How the North pictures the neighbouring South: Portuguese press coverage of the Sahrawi conflict | Intellect Skip to content
Volume 1, Issue 3
  • ISSN: 2040-199X
  • E-ISSN: 1751-7974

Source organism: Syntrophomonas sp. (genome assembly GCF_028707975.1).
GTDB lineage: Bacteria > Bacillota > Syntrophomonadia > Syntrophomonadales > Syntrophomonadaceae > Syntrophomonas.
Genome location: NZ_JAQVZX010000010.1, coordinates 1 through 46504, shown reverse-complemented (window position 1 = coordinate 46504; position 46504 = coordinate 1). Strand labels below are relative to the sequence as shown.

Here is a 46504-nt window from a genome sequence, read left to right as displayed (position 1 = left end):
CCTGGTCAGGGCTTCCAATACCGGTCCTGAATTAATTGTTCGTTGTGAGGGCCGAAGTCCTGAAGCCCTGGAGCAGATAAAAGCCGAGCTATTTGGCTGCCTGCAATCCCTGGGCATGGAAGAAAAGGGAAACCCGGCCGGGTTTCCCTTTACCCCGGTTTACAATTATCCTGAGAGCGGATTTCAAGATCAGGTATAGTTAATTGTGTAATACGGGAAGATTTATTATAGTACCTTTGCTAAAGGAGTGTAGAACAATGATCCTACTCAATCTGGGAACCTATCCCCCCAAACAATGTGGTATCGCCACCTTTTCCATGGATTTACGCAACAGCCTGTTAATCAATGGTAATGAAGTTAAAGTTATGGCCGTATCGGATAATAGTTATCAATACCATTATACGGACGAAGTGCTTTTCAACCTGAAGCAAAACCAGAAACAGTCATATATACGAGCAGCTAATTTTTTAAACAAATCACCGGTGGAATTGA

This article explores how the media, in a country that used to be a colonial power yet belongs to a relatively peaceful culture, depicts one of the oldest disputes in Africa. Drawing on a three-year analysis of the Portuguese press coverage of the Sahrawi conflict, it also tests some basic foundations of the selective representation of Africa in news reporting: the predominantly one-way traffic of information between the North and the South, as well as a similar imbalance in terms of the nature of the news treatment which tends to focus on negative and deviant issues often portrayed in a highly stereotyped fashion. The study does not corroborate Africa's thinness and invisibility but rather points to the pivotal influence of national context the Portuguese combined with a notable sensitivity towards human rights and self-determination issues in the reporting of a given political process.


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